Anyway, the police officer is now in trouble for literally doing his job correctly, because Kendall has the legal right to have his nonsensical identity validated by police officers even while he is breaking the law. This is outrageous and stupid. Kendall was in no danger from the police officer correctly identifying him as male, since he is male and looks male. Having your subjective internal feelings validated by a police officer who is writing you a ticket for a driving infraction is not a reasonable expectation to have and it’s not something anyone can expect.

I agree that people whose presentation appears ambiguous or opposite of what is expected should be able to be safe, but I do not agree that people should be able to force everyone around them to pretend they appear in a way that they don’t. Nor do I agree that government documents should be falsified in order to validate people’s subjective identities. Entirely removing the sex designation from driver’s licenses would be a reasonable accommodation because it doesn’t involve lying, but putting a false sex designation is not acceptable.

I hope and expect that police officers witnessing this situation will be outraged about it. They should have nothing to fear from doing their jobs correctly. However, here’s what really worries me. The outrageous expectations that current trans activists have about the extent to which their fantasies have to be catered to by the people around them are going to cause a huge backlash, and that backlash is not going to be nuanced and grounded in a way that balances out the rights of GNC people to be safe while also staying in line with reality. It’s going to be a crazy tsunami of right-wing backlash against the whole LGBT community and many left-wing causes like support for minorities and women’s rights.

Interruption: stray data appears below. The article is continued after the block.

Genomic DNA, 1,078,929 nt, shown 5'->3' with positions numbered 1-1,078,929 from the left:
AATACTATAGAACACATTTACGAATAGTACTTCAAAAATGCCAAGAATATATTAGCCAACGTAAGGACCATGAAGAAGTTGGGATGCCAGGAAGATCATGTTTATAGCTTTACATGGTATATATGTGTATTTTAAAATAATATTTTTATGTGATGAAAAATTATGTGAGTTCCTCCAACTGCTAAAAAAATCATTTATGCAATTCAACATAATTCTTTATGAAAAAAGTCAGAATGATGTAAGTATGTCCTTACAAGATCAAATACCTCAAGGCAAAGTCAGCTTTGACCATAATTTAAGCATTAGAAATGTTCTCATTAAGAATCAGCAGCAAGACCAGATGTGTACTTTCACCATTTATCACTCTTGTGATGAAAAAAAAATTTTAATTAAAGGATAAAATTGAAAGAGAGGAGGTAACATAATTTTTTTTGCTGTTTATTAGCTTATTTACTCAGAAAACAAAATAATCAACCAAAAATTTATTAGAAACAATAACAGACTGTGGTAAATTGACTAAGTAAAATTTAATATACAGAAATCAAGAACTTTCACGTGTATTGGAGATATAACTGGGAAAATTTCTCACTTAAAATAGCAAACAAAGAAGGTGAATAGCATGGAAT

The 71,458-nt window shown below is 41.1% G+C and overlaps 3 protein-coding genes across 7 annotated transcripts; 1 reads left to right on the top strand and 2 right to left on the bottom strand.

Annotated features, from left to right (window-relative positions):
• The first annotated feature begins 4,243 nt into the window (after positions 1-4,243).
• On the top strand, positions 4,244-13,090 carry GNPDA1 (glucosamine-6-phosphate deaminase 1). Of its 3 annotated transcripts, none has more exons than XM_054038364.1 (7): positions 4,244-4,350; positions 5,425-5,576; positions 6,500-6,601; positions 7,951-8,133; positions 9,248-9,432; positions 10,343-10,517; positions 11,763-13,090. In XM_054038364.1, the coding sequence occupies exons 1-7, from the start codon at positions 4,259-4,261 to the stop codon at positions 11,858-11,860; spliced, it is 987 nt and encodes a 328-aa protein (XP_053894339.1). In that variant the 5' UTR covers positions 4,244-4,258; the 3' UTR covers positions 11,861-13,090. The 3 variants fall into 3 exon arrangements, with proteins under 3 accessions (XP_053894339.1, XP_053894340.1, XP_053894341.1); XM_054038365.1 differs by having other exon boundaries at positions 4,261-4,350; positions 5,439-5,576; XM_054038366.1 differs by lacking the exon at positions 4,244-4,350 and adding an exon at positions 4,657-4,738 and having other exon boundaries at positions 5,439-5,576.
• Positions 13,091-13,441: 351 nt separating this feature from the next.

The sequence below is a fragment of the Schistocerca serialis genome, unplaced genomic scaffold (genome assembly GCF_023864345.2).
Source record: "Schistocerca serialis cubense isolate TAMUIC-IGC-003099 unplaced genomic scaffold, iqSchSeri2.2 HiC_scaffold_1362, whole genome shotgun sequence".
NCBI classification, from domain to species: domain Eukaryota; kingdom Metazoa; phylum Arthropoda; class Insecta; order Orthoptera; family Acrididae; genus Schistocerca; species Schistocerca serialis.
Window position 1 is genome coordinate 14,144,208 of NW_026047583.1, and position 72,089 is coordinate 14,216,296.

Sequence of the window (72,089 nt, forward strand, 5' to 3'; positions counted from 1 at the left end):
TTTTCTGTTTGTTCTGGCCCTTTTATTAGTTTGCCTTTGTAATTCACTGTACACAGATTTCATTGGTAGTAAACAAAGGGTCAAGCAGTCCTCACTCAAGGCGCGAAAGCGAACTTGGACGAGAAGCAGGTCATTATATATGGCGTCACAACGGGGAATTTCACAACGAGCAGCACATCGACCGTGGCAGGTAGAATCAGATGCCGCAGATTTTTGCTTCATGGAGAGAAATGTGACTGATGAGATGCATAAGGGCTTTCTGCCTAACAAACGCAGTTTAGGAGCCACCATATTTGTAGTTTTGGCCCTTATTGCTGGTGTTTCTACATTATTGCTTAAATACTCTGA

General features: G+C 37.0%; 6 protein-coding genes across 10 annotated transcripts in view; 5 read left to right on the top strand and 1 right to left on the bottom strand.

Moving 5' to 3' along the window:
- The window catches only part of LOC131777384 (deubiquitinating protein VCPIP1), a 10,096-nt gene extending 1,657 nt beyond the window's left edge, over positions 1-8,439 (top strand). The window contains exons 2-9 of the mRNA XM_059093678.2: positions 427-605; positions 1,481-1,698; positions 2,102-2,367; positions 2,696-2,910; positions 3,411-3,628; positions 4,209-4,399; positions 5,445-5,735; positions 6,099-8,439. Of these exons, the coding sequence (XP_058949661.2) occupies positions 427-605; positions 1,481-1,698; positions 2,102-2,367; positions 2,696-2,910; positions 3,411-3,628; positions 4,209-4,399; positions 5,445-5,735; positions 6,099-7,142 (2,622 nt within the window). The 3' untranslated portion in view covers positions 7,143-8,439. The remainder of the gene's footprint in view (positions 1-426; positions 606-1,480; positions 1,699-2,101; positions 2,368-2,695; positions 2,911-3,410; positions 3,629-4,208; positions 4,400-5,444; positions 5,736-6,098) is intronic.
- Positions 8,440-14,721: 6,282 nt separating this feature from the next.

The right-wing website Life Site News had this to say about this article:

But today’s gay agenda requires lies. Lies that sodomy is healthy and/or an expression of love. Lies that two people of the same sex can be “married.” Lies that a man is a woman, or vice versa.

The religious, anti-feminist and anti-gay right wing, which is a powerful enough group to elect Donald Trump, thinks that straight men fantasizing they are women is a part of the “gay agenda.” It most certainly is not! The trans cult have their own agenda, and it’s not even about safety for GNC people anymore, it’s about complete capitulation to delusions, and the complete outlawing of common sense. Trans activists have created a huge mess that is going to actively harm gays, lesbians, bisexuals and regular GNC folks who just want to live their lives.

Trans activists have labelled feminists as “bigots” even though we support reasonable accommodations for GNC people and even though our own agenda is to eradicate the sex stereotypes that limit men and women, and to end male violence, which would help GNC people to live safely. They are stupidly shooting down their would-be allies, and hurting us all with their madness.